Thursday, March 4, 2021

Book Review: The Particulars of Peter: Dance Lessons, DNA Tests, and Other Excuses to Hang Out with My Perfect Dog

By Cindy Roesel

Is it possible to be too obsessed with your dog? To love your dog so much that it hurts? Author Kelly Conaboy shares in her memoir, THE PARTICULARS OF PETER (Grand Central Publishing), that she can’t remember what life was like before she adopted her dog, Peter. He is the center of her existence. And she isn’t alone. My shih tzu, Sunshine is the love of my life, as I often share in my posts.

Once Kelly adopted Peter (which was a headache and too long to write about here), she decided to write her memoir focusing on him. The first thing she did was buy Peter a bunch of stuff he didn’t need. That’s one of the facts of being a dog owner; you’re constantly purchasing items your dog will either ignore or destroy. Kelly tried giving Peter puzzle toys, large noisy balls, a fancy bed, clothes and booties for walking in cold weather. FORGET ABOUT IT! But Kelly purchased a fleece blanket for herself, which quickly became Peter’s.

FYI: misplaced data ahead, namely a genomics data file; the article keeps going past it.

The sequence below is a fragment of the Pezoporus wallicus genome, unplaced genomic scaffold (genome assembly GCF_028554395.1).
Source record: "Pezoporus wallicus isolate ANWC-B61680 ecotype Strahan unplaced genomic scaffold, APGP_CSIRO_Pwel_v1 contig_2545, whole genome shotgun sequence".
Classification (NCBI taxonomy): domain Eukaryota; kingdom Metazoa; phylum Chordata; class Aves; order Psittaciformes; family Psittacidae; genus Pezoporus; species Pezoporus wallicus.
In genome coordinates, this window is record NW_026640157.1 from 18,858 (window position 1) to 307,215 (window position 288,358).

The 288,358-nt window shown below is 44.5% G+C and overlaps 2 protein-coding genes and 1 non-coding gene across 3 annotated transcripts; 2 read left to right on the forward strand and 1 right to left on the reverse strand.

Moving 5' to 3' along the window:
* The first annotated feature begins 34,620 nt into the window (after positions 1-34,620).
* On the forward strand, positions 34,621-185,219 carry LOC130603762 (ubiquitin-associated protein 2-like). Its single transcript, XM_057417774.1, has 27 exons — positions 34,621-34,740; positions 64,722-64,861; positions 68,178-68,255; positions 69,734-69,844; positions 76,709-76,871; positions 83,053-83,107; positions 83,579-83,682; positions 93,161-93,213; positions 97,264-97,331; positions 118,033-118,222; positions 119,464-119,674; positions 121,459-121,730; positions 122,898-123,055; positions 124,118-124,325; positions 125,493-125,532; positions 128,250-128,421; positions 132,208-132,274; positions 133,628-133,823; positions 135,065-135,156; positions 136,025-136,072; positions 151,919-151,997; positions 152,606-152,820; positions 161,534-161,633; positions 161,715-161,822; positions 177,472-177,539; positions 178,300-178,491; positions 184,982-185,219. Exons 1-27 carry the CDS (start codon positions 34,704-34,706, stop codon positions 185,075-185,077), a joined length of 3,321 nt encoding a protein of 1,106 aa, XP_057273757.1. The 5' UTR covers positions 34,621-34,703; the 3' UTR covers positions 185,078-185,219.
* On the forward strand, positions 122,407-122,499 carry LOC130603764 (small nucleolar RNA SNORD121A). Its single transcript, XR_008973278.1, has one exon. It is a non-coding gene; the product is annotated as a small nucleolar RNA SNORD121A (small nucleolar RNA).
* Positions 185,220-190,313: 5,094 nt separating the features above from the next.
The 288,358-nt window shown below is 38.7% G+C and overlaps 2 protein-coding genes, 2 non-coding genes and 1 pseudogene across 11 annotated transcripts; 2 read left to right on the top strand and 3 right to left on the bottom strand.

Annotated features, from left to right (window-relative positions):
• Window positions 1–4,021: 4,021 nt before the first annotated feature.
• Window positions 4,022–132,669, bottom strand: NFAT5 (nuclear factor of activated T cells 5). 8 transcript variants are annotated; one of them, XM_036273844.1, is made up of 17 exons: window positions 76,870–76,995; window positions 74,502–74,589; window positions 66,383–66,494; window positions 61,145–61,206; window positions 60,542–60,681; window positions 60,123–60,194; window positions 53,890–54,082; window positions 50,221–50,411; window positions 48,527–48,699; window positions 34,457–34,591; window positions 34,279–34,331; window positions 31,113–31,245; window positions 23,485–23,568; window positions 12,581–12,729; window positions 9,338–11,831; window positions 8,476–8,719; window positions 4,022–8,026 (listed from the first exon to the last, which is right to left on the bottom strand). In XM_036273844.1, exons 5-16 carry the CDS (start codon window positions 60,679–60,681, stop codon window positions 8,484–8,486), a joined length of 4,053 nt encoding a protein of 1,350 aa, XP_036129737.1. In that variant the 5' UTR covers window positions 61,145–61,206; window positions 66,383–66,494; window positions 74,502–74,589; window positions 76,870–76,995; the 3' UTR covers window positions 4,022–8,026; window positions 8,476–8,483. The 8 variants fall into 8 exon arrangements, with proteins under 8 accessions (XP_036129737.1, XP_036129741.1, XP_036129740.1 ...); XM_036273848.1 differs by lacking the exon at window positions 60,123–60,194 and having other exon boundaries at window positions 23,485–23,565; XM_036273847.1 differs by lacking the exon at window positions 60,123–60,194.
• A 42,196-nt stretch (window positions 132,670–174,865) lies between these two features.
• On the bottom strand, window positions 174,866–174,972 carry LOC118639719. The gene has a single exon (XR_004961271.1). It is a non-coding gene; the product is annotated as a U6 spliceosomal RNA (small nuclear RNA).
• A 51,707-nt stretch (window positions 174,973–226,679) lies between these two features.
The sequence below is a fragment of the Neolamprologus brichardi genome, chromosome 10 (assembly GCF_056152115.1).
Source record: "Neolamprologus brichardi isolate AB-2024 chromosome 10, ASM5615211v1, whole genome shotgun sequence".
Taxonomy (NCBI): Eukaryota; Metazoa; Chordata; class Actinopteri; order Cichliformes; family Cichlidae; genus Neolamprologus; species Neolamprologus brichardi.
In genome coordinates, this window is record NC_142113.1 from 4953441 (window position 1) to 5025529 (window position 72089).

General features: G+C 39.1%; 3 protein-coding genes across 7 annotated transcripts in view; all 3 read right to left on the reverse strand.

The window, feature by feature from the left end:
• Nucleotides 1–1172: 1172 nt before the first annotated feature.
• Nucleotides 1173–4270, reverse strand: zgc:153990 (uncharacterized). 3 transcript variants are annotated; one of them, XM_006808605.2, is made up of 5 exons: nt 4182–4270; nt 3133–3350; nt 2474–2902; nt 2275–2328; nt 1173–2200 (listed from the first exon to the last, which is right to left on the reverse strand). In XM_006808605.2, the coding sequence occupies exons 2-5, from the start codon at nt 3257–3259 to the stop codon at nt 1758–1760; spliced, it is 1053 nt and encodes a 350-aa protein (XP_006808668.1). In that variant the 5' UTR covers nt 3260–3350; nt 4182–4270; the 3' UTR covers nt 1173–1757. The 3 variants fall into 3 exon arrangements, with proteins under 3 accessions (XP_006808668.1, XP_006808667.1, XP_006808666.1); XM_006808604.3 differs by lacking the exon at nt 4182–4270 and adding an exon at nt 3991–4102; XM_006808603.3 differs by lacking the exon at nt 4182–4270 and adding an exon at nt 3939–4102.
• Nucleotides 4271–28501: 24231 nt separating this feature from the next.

In THE PARTICULARS OF PETER, Kelly interviews experts about almost all there is to know about having a pet. Do you know you can get your dog’s DNA? That became possible in 2005 and it allows you to find out what kind of breed your dog REALLY is. It can also help you fine tune her diet or predict health problems. German folklore has it that dogs can speak on Christmas Eve. There’s a huge business in pet psychics. Try Googling “pet psychics” and you’ll be overwhelmed; it’s quite the lucrative business. You can also teach your pet how to become a ghost hunter. Peter didn’t take to that or dance lessons. He did well with competitive canine agility contests, as long as he was allowed to do what he wanted to do.

Here are some statistics Kelly shares to prove her point. Eighty-seven million, that’s 67% of families, all own pets. We dog owners spent about $75 billion, with a B on our furry friends. Of that, $480-million is spent on Halloween costumes. Peter doesn’t like to dress up.

The main thing we learn in Kelly’s book is that the love we receive from our dog is unconditional and all of us can use that.

Thanks to Grand Central Publishing for the book in exchange for an honest review.

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